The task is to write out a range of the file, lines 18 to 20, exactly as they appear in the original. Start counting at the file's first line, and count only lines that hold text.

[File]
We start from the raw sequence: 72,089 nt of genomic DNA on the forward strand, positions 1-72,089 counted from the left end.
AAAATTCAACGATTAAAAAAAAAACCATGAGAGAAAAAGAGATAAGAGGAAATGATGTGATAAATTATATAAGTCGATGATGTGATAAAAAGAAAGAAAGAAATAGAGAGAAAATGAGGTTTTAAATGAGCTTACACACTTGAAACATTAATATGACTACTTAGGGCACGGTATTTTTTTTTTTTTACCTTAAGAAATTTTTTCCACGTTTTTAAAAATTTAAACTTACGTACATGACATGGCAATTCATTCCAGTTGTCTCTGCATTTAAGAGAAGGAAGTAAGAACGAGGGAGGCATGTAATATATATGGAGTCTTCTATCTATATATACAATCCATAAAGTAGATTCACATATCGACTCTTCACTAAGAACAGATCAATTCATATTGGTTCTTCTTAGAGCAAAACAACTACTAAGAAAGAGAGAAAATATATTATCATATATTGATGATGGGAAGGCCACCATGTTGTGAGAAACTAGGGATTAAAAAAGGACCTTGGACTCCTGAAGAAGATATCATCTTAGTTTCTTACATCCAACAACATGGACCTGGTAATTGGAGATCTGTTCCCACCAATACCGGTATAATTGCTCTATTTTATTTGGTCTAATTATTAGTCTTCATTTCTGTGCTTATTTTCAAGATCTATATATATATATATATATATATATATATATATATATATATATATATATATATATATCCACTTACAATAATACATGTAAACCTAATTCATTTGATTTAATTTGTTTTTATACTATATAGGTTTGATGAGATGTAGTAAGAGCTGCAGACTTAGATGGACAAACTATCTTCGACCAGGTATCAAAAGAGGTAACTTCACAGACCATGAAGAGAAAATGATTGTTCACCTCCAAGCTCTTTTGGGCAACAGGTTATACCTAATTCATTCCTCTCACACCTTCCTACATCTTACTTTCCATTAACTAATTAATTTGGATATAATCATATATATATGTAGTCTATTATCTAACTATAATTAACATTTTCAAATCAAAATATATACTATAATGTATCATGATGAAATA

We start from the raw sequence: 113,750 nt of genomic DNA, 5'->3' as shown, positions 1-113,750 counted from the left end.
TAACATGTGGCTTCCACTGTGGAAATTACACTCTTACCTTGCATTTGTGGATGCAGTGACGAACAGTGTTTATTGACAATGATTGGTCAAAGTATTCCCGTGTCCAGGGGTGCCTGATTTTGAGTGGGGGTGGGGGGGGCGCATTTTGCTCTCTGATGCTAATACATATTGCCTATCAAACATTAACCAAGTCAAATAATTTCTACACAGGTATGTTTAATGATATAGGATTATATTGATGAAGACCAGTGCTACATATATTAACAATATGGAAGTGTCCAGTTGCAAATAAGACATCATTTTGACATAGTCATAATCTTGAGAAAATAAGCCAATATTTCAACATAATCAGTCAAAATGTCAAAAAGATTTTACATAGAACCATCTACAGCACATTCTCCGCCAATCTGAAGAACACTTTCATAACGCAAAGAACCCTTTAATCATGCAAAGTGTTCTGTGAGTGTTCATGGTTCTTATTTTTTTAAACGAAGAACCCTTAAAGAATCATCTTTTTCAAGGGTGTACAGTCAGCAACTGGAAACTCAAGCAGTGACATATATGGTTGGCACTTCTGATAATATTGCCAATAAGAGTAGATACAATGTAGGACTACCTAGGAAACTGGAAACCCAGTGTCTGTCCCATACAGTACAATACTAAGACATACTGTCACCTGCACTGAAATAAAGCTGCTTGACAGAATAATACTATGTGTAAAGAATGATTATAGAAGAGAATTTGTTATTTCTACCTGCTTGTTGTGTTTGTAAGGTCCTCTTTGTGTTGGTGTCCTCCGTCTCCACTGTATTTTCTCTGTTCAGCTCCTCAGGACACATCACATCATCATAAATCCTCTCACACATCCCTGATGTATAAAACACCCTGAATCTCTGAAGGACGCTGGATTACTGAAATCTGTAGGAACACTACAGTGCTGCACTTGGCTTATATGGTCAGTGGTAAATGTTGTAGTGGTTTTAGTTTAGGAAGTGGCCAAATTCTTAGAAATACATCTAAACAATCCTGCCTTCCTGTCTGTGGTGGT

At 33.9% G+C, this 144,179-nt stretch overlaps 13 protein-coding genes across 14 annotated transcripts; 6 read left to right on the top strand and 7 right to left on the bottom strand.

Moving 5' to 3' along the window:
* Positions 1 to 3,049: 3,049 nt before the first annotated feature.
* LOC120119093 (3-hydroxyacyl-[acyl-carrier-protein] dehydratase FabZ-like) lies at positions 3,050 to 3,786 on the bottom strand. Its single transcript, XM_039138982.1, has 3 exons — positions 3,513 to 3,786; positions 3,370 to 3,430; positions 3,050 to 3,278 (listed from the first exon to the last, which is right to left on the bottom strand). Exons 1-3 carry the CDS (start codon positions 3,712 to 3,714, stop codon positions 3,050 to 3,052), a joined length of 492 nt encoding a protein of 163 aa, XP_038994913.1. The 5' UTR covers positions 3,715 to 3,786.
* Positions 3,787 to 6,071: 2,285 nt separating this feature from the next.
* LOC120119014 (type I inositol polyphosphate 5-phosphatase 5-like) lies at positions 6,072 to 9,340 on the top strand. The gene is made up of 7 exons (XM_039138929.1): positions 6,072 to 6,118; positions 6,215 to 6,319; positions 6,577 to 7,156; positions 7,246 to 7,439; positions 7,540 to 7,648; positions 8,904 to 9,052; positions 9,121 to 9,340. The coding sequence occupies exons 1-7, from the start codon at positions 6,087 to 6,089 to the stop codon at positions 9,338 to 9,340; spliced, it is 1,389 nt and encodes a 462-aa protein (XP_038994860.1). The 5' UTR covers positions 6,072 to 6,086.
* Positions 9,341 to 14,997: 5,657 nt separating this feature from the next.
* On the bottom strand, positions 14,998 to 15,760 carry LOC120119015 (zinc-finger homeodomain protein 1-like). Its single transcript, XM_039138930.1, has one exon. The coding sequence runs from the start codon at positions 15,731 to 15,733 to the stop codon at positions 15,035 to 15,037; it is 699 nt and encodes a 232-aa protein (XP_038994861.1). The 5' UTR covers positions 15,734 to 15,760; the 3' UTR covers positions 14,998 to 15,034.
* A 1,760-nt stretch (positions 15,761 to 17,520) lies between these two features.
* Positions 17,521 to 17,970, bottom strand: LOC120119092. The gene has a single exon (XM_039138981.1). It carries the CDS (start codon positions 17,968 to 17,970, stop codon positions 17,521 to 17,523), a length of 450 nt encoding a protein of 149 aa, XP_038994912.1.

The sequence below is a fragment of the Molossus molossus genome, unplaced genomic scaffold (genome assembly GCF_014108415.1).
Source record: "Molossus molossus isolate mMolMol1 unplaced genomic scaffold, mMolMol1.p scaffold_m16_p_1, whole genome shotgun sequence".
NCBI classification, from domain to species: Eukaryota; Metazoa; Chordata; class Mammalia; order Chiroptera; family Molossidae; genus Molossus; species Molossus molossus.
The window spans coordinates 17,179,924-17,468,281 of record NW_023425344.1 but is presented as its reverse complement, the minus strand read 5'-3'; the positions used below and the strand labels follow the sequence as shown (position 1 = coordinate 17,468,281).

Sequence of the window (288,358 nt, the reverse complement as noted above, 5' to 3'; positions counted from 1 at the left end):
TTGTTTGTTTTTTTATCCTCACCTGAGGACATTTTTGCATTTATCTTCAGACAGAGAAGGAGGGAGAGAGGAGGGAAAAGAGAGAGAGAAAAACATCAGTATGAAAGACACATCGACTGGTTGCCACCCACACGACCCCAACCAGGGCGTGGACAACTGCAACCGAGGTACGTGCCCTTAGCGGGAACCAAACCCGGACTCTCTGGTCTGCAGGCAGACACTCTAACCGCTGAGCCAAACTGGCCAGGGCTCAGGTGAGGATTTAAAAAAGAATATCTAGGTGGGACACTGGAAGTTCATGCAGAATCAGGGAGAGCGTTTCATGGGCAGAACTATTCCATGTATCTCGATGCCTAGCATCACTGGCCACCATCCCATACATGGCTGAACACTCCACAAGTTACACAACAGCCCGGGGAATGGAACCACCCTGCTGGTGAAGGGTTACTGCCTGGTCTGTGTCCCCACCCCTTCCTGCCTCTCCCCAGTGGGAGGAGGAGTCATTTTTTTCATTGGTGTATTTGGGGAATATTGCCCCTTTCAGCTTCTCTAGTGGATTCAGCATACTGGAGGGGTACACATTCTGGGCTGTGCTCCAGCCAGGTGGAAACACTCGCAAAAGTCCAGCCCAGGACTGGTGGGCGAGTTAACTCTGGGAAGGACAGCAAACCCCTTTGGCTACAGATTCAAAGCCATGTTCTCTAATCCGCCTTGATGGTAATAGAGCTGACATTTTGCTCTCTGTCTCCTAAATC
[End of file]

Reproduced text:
The window spans coordinates 17,179,924-17,468,281 of record NW_023425344.1 but is presented as its reverse complement, the minus strand read 5'-3'; the positions used below and the strand labels follow the sequence as shown (position 1 = coordinate 17,468,281).

Sequence of the window (288,358 nt, the reverse complement as noted above, 5' to 3'; positions counted from 1 at the left end):
TTGTTTGTTTTTTTATCCTCACCTGAGGACATTTTTGCATTTATCTTCAGACAGAGAAGGAGGGAGAGAGGAGGGAAAAGAGAGAGAGAAAAACATCAGTATGAAAGACACATCGACTGGTTGCCACCCACACGACCCCAACCAGGGCGTGGACAACTGCAACCGAGGTACGTGCCCTTAGCGGGAACCAAACCCGGACTCTCTGGTCTGCAGGCAGACACTCTAACCGCTGAGCCAAACTGGCCAGGGCTCAGGTGAGGATTTAAAAAAGAATATCTAGGTGGGACACTGGAAGTTCATGCAGAATCAGGGAGAGCGTTTCATGGGCAGAACTATTCCATGTATCTCGATGCCTAGCATCACTGGCCACCATCCCATACATGGCTGAACACTCCACAAGTTACACAACAGCCCGGGGAATGGAACCACCCTGCTGGTGAAGGGTTACTGCCTGGTCTGTGTCCCCACCCCTTCCTGCCTCTCCCCAGTGGGAGGAGGAGTCATTTTTTTCATTGGTGTATTTGGGGAATATTGCCCCTTTCAGCTTCTCTAGTGGATTCAGCATACTGGAGGGGTACACATTCTGGGCTGTGCTCCAGCCAGGTGGAAACACTCGCAAAAGTCCAGCCCAGGACTGGTGGGCGAGTTAACTCTGGGAAGGACAGCAAACCCCTTTGGCTACAGATTCAAAGCCATGTTCTCTAATCCGCCTTGATGGTAATAGAGCTGACATTTTGCTCTCTGTCTCCTAAATC